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Steve Mordue

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Dynamics CRM 2013 – Feature Dive – Multi Select Option List

Forceworks Dynamics CRM 2013 – Feature Dive – Multi Select Option List

So you probably found this post as a result of a search for “Microsoft Dynamics CRM Multi Select Option List”, or something similar. Well, I have bad news and good news. This feature is still not a part of the 2013 release, but there is a workaround. No, not that Javascript hack that you found in all the other search results, that’s just gonna break on upgrade. No, its not that Dialog Box trick that seems like a goofy, non-intuitive way to do it. There is a fairly simple way to do this, that is intuitive, and does not use any foreign code that might break later.

Recently we were tasked with a migration from Salesforce.com to Dynamics CRM Online. Migrations can be challenging for a lot of reasons, but one of them is the fact that Salesforce.com has a multi-select “Picklist” field type. Microsoft’s “Option List” does not have a multi-select capability. But we had to migrate this multi select field over so we had to figure it out. The Javascript hack that is out there would not work for two reasons, first I do not condone “un-supported” methods and I know it will eventually break, and also we could not map to it properly even if we wanted to use it. Instead we used some in-built functionality that you can see yourself if you look at the Opportunities form. In the default installation, on the right hand side is a box called “Competitors”.  This is simply a related lookup of another entity, but allows for the selection and display of multiple competitors. Many of you by now have figured out my “Super Secret” solution. But for the rest of you, here is how it is done:

Two steps: Create a new entity and populate it with your options and add the relationship to the entity you need, then display it on the form where you want it. Let’s take it step by step. Note, I will be showing this in the new CRM 2013 Online, but the same method will work in 2011 or on-premise deployments.

Step One

The first step is to create an entity for your list. You must have the System Administrator or System Customizer role to perform this task.

1. Go to Settings/Customize/Customize the System, click on Entities and then New and you will be presented with the dialog below. Create a display name and a plural name for this “list” and tick the “Settings” area to display so you can access this later for adding items, then click Save and the dialog box will refresh.

1

Now click “Fields” in the left sidebar and scroll down to “new name” and double-click it. New entities are created with a default name, this step is optional but it makes sense to use a relevant name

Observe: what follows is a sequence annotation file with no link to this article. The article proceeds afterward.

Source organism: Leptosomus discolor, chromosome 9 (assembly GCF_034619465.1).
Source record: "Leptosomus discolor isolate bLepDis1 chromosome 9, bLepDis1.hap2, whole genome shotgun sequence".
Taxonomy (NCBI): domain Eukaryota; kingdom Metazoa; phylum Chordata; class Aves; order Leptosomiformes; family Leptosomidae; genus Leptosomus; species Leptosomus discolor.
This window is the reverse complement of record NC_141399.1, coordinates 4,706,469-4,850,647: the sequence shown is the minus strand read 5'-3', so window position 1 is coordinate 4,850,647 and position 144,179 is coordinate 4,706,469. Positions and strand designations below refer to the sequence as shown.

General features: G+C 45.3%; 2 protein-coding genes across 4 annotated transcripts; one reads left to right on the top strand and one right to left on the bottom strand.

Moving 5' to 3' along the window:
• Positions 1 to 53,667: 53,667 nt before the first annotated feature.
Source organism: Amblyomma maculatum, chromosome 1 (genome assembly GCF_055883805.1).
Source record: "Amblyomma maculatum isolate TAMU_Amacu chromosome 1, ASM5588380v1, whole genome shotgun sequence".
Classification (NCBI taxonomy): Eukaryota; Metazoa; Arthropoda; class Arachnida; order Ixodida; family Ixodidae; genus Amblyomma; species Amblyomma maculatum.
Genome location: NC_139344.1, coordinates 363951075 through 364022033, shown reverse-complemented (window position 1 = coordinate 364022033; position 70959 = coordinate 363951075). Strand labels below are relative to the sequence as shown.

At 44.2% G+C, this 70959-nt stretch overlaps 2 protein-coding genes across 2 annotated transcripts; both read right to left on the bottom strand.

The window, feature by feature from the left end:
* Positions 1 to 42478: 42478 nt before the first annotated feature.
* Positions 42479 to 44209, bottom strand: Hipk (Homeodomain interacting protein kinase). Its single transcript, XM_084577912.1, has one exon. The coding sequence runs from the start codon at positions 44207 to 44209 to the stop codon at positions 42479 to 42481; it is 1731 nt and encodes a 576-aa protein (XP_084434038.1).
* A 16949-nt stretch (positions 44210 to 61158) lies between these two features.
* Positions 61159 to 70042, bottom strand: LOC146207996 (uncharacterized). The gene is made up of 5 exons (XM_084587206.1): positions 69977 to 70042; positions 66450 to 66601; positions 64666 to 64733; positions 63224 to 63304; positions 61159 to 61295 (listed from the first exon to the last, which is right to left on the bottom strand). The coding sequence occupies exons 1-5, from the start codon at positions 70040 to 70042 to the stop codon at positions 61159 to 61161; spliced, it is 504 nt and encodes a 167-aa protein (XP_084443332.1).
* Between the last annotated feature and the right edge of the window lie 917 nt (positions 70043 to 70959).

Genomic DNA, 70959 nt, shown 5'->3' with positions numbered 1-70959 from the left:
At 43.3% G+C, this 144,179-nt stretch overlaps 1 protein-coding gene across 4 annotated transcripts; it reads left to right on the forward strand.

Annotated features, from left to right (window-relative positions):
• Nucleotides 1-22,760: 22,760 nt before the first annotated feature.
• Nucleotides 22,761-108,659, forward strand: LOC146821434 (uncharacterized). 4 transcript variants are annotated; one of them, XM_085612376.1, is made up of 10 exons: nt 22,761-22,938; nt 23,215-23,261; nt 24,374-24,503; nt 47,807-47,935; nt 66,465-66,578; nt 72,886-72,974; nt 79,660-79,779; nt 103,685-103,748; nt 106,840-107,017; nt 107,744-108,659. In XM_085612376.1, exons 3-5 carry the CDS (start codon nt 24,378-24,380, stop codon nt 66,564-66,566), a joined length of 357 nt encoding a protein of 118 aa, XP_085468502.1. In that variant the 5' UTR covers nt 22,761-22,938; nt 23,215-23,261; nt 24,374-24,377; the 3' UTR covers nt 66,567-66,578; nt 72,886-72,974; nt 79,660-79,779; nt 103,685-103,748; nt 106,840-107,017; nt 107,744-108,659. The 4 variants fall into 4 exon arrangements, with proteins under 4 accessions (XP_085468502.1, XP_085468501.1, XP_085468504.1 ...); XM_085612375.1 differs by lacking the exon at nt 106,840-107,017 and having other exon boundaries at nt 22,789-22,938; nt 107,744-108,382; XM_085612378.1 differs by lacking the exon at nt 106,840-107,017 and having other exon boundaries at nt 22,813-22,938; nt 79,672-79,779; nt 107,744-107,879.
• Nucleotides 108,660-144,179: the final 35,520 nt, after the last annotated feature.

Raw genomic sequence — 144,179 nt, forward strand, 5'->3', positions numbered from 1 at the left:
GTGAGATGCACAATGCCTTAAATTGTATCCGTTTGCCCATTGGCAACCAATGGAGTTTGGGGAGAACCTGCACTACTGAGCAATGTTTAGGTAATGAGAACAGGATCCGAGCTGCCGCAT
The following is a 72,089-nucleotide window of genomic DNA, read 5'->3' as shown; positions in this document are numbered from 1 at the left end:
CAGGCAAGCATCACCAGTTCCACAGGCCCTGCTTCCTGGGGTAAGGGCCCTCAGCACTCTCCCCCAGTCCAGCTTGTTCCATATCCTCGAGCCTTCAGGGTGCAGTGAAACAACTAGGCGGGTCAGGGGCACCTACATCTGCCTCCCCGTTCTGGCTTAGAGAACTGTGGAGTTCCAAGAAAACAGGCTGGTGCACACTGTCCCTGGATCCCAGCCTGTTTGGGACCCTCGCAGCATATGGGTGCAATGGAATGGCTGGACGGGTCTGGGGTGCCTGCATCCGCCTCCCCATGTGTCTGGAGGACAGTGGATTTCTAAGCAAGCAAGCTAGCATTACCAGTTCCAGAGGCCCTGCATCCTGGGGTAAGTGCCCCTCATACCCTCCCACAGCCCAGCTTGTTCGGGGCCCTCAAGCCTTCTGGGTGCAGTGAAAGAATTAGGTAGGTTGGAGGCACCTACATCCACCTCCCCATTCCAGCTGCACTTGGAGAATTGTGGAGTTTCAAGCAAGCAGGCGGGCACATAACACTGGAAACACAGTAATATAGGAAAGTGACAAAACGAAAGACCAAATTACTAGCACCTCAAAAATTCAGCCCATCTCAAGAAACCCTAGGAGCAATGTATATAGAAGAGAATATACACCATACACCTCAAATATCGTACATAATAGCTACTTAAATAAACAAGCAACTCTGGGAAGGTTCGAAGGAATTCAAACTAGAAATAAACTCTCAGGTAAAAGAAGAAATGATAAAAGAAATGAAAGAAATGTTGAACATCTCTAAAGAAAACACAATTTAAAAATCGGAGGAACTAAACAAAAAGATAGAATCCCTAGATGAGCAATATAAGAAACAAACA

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Edit the Display Name label to whatever your list items are called and Save and Close.
3

Back in the Entity Dialog click “N:N Relationships” in the sidebar and click New. Select the entity you want this list to appear in, (I chose Opportunities ) and Save and Close. (Note you can add additional N:N relationships to use this list in other entities, like a global list)

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Click Save and Close, and Publish all Customizations

Step Two

Go back to, in my case, the Opportunities entity, click Forms and double-click the Default Opportunity form, or whichever form you want to add the list to:

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In the form designer, click in the form block where you want the list to appear, then on the Insert tab click to add a Sub-Grid.

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Create a name, a label, select the list entity, uncheck chart and click Set, Save and Publish

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Here you can see the block was added to the form, as you may know you can resize and drag this anywhere you want.

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Now let’s take a look at our completed Opportunity Form. You can click the image to enlarge.

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12Clicking the “+” gives you not only the option to select multiple items that you created earlier in the list, but you can also add new items on the fly which will then be a part of this list.

Summary

In my opinion this is much more powerful than a simple multi-select list as each item in the list can be clicked to take you to that item’s information. While I only created an item name, I could have added more fields to the item entity to provide whatever additional information I wanted.

The best thing about this method is that it is “future-proof”, we have not introduced any third-party or foreign code so this will upgrade seamlessly.

In our Salesforce migration we were even able to map a Salesforce.com picklist to this related list lookup with no issues.

Feel free to give me your thoughts on this method in the comments below.

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